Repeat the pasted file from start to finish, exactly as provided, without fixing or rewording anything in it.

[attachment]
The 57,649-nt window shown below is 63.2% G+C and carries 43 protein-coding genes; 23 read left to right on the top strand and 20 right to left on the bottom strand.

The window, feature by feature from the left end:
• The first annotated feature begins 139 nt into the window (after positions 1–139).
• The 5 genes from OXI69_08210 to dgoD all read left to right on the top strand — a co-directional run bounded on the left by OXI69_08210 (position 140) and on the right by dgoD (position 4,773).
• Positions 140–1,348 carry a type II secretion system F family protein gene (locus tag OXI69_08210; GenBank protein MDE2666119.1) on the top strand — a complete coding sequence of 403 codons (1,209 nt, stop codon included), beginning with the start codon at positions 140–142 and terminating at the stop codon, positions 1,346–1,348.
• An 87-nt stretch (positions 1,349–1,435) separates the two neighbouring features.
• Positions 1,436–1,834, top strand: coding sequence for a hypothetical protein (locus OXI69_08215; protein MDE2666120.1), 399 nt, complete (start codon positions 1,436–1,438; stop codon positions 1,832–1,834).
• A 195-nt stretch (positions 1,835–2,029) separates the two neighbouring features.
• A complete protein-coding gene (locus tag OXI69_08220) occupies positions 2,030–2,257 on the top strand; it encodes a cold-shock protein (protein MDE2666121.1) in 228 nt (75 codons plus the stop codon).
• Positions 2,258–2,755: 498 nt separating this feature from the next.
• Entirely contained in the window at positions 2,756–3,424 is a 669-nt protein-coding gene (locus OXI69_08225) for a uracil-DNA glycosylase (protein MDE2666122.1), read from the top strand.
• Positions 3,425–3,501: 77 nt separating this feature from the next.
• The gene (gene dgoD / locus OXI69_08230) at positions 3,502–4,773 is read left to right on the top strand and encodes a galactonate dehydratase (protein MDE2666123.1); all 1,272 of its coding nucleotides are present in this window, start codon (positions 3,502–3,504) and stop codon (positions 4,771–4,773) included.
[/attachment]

The 57,649-nt window shown below is 63.2% G+C and carries 43 protein-coding genes; 23 read left to right on the top strand and 20 right to left on the bottom strand.

The window, feature by feature from the left end:
• The first annotated feature begins 139 nt into the window (after positions 1–139).
• The 5 genes from OXI69_08210 to dgoD all read left to right on the top strand — a co-directional run bounded on the left by OXI69_08210 (position 140) and on the right by dgoD (position 4,773).
• Positions 140–1,348 carry a type II secretion system F family protein gene (locus tag OXI69_08210; GenBank protein MDE2666119.1) on the top strand — a complete coding sequence of 403 codons (1,209 nt, stop codon included), beginning with the start codon at positions 140–142 and terminating at the stop codon, positions 1,346–1,348.
• An 87-nt stretch (positions 1,349–1,435) separates the two neighbouring features.
• Positions 1,436–1,834, top strand: coding sequence for a hypothetical protein (locus OXI69_08215; protein MDE2666120.1), 399 nt, complete (start codon positions 1,436–1,438; stop codon positions 1,832–1,834).
• A 195-nt stretch (positions 1,835–2,029) separates the two neighbouring features.
• A complete protein-coding gene (locus tag OXI69_08220) occupies positions 2,030–2,257 on the top strand; it encodes a cold-shock protein (protein MDE2666121.1) in 228 nt (75 codons plus the stop codon).
• Positions 2,258–2,755: 498 nt separating this feature from the next.
• Entirely contained in the window at positions 2,756–3,424 is a 669-nt protein-coding gene (locus OXI69_08225) for a uracil-DNA glycosylase (protein MDE2666122.1), read from the top strand.
• Positions 3,425–3,501: 77 nt separating this feature from the next.
• The gene (gene dgoD / locus OXI69_08230) at positions 3,502–4,773 is read left to right on the top strand and encodes a galactonate dehydratase (protein MDE2666123.1); all 1,272 of its coding nucleotides are present in this window, start codon (positions 3,502–3,504) and stop codon (positions 4,771–4,773) included.